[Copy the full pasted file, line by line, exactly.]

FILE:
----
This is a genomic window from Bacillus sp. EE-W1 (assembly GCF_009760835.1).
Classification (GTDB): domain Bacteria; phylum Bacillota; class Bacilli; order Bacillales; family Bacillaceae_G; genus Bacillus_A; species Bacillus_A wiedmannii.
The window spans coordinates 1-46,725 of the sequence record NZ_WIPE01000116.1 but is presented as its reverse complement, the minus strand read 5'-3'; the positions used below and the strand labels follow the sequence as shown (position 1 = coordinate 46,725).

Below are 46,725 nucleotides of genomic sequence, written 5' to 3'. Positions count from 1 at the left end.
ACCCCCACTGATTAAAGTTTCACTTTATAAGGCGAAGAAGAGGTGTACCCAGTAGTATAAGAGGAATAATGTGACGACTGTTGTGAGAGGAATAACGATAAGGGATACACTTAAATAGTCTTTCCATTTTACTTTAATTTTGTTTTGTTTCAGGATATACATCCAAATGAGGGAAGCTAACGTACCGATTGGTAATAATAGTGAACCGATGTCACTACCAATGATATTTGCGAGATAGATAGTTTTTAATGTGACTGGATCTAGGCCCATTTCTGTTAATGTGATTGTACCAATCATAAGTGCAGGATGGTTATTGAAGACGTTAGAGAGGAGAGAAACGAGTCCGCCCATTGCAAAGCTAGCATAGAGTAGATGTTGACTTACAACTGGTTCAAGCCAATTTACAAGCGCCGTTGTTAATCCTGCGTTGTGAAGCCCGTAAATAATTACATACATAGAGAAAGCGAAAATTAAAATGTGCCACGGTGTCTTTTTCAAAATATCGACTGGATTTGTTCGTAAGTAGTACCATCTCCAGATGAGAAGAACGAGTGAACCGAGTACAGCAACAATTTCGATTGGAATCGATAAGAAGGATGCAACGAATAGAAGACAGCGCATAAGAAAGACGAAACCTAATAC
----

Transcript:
This is a genomic window from Bacillus sp. EE-W1 (assembly GCF_009760835.1).
Classification (GTDB): domain Bacteria; phylum Bacillota; class Bacilli; order Bacillales; family Bacillaceae_G; genus Bacillus_A; species Bacillus_A wiedmannii.
The window spans coordinates 1-46,725 of the sequence record NZ_WIPE01000116.1 but is presented as its reverse complement, the minus strand read 5'-3'; the positions used below and the strand labels follow the sequence as shown (position 1 = coordinate 46,725).

Below are 46,725 nucleotides of genomic sequence, written 5' to 3'. Positions count from 1 at the left end.
ACCCCCACTGATTAAAGTTTCACTTTATAAGGCGAAGAAGAGGTGTACCCAGTAGTATAAGAGGAATAATGTGACGACTGTTGTGAGAGGAATAACGATAAGGGATACACTTAAATAGTCTTTCCATTTTACTTTAATTTTGTTTTGTTTCAGGATATACATCCAAATGAGGGAAGCTAACGTACCGATTGGTAATAATAGTGAACCGATGTCACTACCAATGATATTTGCGAGATAGATAGTTTTTAATGTGACTGGATCTAGGCCCATTTCTGTTAATGTGATTGTACCAATCATAAGTGCAGGATGGTTATTGAAGACGTTAGAGAGGAGAGAAACGAGTCCGCCCATTGCAAAGCTAGCATAGAGTAGATGTTGACTTACAACTGGTTCAAGCCAATTTACAAGCGCCGTTGTTAATCCTGCGTTGTGAAGCCCGTAAATAATTACATACATAGAGAAAGCGAAAATTAAAATGTGCCACGGTGTCTTTTTCAAAATATCGACTGGATTTGTTCGTAAGTAGTACCATCTCCAGATGAGAAGAACGAGTGAACCGAGTACAGCAACAATTTCGATTGGAATCGATAAGAAGGATGCAACGAATAGAAGACAGCGCATAAGAAAGACGAAACCTAATAC